Federal policymakers and accrediting bodies are devoting increased attention to one of the primary indicators of effective education: graduation rates. Because graduation is an outcome, options for managing it are limited and generally after the fact. The effective management of graduation rates requires managing the processes that contribute incrementally to retention. To think otherwise is to believe in the possibility of managing effects rather than causes.
A growing number of companies are offering tools to improve retention. Many of these companies offer technology solutions based on predictive analytics. While specific methods differ, the goal is to assign a crude coefficient representing each student's probability of persisting. This is not our approach.
It's About the Relationship
The human processes that go into persistence and drops form a complicated mosaic. Big data analysis and predictive modeling have done little to illuminate these processes and, on balance, have distracted our attention with a black box that tags winners and losers in the game of higher education. As measurement scientists that have too much fun running regressions and neural networks, we have no objections to statistically driven black boxes. Our objection centers on the fact that such modeling ignores the dynamics of retention in favor of probabilistic labeling. While we think it is important to make statistical assessments of risk associated to student attributes and behaviors, and to use that information to shape interventions, the utility of this approach stops there. Other than by chance, no predictive system will get your staff in front of an at-risk student at the exact time that an intervention is required to retain the student. There is a way, however, and technology can help. Because only the student knows when his or her internal state of mind has begun to think seriously about dropping out, the institution must have established a relationship and a structure by which a student can reach out for assistance and feel comfortable doing so. Email exhortations and warm greetings by the president will not accomplish this. Students reach out and retention is an outcome only when students have an authentic relationship with a retention counselor. This presumes, of course, that you have developed genuinely helpful services to offer the student who reaches out.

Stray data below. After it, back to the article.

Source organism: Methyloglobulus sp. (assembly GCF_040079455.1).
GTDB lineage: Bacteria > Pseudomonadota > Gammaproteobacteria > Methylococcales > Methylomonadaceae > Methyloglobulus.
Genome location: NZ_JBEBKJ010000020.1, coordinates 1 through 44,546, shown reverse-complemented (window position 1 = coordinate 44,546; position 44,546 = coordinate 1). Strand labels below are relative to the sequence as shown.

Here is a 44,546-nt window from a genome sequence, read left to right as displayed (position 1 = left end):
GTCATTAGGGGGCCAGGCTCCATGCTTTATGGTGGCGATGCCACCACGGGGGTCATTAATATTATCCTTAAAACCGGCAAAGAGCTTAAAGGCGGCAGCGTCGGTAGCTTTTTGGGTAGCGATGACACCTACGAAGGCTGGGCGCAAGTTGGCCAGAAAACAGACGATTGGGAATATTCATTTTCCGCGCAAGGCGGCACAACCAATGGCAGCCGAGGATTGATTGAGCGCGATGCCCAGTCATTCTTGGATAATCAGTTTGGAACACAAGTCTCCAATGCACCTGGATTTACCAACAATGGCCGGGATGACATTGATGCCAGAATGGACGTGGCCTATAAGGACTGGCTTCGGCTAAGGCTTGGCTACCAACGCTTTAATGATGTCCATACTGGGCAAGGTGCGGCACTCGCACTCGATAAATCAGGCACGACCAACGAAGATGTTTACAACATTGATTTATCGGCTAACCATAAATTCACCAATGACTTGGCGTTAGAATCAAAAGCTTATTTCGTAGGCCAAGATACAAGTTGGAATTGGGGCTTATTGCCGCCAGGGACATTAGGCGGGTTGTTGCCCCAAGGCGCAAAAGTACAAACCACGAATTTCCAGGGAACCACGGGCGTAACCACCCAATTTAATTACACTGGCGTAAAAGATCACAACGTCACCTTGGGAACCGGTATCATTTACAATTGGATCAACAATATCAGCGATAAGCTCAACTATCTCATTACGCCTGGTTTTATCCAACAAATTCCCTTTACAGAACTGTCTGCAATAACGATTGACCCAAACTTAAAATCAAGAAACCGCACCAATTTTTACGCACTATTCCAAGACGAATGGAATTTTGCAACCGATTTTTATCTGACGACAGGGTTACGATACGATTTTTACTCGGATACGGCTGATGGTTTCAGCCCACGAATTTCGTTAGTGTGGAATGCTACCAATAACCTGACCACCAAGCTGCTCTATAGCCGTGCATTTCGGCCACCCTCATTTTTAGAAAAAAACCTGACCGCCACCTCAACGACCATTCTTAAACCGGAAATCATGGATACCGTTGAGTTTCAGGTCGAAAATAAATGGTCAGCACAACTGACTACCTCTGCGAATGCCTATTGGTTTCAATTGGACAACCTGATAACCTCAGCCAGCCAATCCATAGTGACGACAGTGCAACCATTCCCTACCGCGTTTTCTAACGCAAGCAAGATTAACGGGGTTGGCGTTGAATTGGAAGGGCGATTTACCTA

The following process measures can help managers insure that retention staff members are doing the things required to establish and maintain authentic relationships with their students. These relationships will improve performance in the incremental retention metrics summarized below as well as in the final retention-to-graduation outcome measure.
Average Outbound Contact Frequency
Retention Counselor activity to support relationships with students should be measured as an average daily outbound contact attempt volume. These contact attempts can occur in any media (phone, email, text) and must be directed at students assigned to them. For each institution, technology, and program, there is a precise number.
Counselor Name Recognition